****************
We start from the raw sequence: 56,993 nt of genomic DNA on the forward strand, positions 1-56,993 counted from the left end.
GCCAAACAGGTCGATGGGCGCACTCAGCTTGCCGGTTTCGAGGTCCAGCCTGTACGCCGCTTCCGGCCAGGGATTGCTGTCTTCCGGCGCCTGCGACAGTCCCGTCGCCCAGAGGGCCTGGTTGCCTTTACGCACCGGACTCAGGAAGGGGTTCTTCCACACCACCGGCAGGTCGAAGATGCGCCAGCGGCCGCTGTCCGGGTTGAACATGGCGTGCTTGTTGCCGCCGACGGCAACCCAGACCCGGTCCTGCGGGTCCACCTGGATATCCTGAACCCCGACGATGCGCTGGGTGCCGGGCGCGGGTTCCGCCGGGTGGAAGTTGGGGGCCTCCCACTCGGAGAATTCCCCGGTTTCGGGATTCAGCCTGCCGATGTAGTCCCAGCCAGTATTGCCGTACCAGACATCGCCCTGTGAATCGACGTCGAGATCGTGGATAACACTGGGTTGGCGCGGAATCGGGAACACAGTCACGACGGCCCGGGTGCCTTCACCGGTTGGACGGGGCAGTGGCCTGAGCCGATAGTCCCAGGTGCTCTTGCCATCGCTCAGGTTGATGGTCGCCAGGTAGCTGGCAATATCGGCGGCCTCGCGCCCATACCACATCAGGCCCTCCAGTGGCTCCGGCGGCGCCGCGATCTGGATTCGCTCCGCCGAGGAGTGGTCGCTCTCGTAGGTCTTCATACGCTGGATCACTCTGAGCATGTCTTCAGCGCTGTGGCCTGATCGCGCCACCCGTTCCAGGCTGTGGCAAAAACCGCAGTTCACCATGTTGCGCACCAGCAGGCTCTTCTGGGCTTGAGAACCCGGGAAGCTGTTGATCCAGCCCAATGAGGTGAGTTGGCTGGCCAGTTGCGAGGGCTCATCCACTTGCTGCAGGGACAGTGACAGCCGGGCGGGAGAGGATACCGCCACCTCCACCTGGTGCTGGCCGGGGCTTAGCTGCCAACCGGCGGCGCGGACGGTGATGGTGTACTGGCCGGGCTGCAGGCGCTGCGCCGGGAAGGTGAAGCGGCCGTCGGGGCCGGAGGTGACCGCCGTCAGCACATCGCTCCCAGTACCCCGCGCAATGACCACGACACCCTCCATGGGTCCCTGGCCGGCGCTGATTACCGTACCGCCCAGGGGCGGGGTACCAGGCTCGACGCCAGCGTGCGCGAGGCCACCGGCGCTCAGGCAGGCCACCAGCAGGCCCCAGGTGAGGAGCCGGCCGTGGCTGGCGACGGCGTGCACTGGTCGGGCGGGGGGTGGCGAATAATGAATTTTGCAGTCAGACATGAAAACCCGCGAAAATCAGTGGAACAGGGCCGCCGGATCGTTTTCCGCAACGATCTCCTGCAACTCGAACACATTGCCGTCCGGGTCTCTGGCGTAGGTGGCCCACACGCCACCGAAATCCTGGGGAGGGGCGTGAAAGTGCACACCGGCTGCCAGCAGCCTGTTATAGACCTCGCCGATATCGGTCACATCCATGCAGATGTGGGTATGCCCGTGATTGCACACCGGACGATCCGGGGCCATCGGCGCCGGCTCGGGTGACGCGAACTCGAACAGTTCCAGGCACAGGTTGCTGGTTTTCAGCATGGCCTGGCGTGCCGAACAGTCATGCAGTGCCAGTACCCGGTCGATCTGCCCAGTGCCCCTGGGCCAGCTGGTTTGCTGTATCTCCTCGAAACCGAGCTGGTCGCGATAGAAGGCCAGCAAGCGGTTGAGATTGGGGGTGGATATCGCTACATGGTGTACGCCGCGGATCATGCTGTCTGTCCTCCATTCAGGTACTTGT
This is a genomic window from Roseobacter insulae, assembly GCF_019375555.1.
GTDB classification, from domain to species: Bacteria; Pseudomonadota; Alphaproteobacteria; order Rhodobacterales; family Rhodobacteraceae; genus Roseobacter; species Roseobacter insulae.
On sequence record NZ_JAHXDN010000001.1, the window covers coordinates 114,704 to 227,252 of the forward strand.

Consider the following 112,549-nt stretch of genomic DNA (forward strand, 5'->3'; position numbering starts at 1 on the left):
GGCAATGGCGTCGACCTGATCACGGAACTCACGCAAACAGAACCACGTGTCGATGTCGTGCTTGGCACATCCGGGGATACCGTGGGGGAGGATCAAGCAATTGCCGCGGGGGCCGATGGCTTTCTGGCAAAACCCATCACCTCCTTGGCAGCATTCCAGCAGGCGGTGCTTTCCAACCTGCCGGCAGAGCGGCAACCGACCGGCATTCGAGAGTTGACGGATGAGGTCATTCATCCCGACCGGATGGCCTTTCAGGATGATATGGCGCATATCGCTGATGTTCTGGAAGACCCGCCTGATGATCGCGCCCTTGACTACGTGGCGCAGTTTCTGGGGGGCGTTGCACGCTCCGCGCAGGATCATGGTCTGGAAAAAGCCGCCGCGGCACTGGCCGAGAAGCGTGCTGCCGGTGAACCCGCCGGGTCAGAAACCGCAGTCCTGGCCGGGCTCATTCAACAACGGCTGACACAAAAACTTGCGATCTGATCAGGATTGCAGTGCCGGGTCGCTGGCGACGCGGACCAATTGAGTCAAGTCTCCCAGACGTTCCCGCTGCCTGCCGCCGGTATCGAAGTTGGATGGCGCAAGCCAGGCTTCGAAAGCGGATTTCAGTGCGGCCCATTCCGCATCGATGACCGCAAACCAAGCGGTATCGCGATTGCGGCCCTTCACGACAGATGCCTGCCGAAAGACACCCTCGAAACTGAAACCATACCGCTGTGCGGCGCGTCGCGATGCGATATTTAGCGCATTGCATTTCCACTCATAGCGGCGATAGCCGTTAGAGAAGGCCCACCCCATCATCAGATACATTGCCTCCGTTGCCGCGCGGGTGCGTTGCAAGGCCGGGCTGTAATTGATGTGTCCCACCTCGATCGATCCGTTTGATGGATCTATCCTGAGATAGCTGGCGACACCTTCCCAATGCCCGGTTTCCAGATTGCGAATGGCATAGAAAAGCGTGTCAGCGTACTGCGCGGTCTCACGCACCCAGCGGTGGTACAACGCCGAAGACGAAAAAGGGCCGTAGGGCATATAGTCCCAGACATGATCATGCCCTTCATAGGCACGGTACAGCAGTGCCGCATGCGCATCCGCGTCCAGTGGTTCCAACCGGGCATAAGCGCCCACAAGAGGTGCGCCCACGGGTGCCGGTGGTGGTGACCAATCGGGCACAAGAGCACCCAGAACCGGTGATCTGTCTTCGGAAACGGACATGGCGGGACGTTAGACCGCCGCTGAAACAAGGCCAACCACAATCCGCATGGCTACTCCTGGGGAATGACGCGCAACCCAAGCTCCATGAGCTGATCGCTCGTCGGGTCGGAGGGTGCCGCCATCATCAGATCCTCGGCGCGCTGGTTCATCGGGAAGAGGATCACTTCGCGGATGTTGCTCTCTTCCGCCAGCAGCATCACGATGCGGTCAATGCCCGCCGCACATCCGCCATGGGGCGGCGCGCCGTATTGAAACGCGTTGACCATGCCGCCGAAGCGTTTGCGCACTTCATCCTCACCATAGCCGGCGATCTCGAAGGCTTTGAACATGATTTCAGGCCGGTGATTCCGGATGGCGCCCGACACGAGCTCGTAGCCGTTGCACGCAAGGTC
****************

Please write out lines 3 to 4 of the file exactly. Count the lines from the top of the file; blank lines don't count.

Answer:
This is a genomic window from Roseobacter insulae, assembly GCF_019375555.1.
GTDB classification, from domain to species: Bacteria; Pseudomonadota; Alphaproteobacteria; order Rhodobacterales; family Rhodobacteraceae; genus Roseobacter; species Roseobacter insulae.